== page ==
railway stocks price prediction

A TD Securities action note suggests that hooking up was a very good idea. 

“We believe that the CPKC merger supports the most obvious multi-year earnings growth trajectory among the rails, which is a very unique/compelling proposition for investors, and imposes a floor under the stock to some degree. That said, CPKC is trading at an ~4x multiple-point premium vs. the group based on 2024E EPS (consensus), which we believe will be hard to sustain over time.”

They see earnings per share rising from $3.84 in 2023 to $4.31 in 2024 and $5.23 in 2025.

Canadian Railway Dividend Stocks: Get on Board, Add on Weakness

I’ve never been a fan of waiting for a stock to drop in price. That drop may not come and you eventually lose interest in a stock, thinking you missed your chance. 

Or in this case, missed your train. 

If you like the idea that when it comes to the two best Canadian railway stocks, you might start a position, and then add on any weakness. Or you may decide to start that position and add to it on a regular schedule. Take the market timing and guesswork out of the picture.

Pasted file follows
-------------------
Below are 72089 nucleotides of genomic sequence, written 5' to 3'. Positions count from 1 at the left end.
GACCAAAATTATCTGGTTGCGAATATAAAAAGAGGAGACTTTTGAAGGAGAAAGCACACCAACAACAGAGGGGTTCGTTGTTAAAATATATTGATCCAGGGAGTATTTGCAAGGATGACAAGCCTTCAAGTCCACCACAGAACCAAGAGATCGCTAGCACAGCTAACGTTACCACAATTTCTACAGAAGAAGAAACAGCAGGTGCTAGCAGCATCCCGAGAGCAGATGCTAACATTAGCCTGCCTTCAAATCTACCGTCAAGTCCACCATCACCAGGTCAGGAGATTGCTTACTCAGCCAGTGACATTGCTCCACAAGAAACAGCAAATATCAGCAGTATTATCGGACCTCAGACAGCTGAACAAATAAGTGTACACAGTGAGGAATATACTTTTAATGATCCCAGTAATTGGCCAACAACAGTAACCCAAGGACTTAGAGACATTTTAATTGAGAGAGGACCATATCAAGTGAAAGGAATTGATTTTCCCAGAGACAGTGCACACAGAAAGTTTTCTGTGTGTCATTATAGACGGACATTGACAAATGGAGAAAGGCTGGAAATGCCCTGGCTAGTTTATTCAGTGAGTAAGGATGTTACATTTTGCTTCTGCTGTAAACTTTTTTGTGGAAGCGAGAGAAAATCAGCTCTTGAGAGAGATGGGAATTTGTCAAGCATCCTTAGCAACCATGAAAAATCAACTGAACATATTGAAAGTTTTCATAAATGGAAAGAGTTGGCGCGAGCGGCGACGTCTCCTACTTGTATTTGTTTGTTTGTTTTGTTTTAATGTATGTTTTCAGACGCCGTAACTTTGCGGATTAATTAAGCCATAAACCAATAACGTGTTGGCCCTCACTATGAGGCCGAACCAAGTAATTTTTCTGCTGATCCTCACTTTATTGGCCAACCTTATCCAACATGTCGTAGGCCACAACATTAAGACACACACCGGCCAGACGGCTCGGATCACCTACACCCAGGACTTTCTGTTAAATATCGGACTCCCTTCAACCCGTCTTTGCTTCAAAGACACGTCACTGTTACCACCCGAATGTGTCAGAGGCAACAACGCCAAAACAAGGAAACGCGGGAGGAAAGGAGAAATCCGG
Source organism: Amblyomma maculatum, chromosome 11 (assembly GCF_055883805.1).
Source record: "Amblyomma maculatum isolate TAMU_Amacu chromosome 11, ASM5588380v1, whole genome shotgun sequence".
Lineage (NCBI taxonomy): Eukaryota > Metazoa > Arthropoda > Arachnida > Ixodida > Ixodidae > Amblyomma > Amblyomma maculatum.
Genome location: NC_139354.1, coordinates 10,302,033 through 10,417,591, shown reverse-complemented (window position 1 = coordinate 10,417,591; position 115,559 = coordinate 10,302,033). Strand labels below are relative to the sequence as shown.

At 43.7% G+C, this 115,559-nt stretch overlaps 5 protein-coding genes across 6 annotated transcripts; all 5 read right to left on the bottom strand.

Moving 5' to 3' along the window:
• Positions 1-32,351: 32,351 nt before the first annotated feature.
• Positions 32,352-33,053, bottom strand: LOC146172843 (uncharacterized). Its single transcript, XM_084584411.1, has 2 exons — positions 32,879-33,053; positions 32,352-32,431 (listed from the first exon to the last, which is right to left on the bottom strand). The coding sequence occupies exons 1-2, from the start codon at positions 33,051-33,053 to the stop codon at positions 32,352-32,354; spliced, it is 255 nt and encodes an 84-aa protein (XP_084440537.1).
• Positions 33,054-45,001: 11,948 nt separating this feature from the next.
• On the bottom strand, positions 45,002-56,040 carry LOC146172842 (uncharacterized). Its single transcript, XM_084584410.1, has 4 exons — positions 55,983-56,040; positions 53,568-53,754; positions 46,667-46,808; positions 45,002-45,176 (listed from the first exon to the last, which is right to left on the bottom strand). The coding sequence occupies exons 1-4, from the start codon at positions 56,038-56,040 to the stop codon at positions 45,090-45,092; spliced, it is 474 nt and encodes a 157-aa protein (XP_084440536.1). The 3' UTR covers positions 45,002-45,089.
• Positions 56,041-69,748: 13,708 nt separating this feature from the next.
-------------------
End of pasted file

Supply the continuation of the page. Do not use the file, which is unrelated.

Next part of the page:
This has been my recommendation on the rails since the original railway post in 2019. From 2019, if you would have invested in Canadian railways stocks you would have been treated to some very generous market-beating returns.

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Dale Roberts

Dale Roberts is the owner operator of the Cut The Crap Investing blog. He also writes a weekly column for MoneySense.
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1 year ago

I also have the big ‘two’ holdings…CN and CP and they have treated me very well. I recently added Algoma with a short position; in my opinion, it is holding its own and giving a decent dividend. On the U.S. side of things, I added Union Pacific and it has not disappointed me. I rank railroads right up there with banks and telcos and will stay the course with them in my portfolio.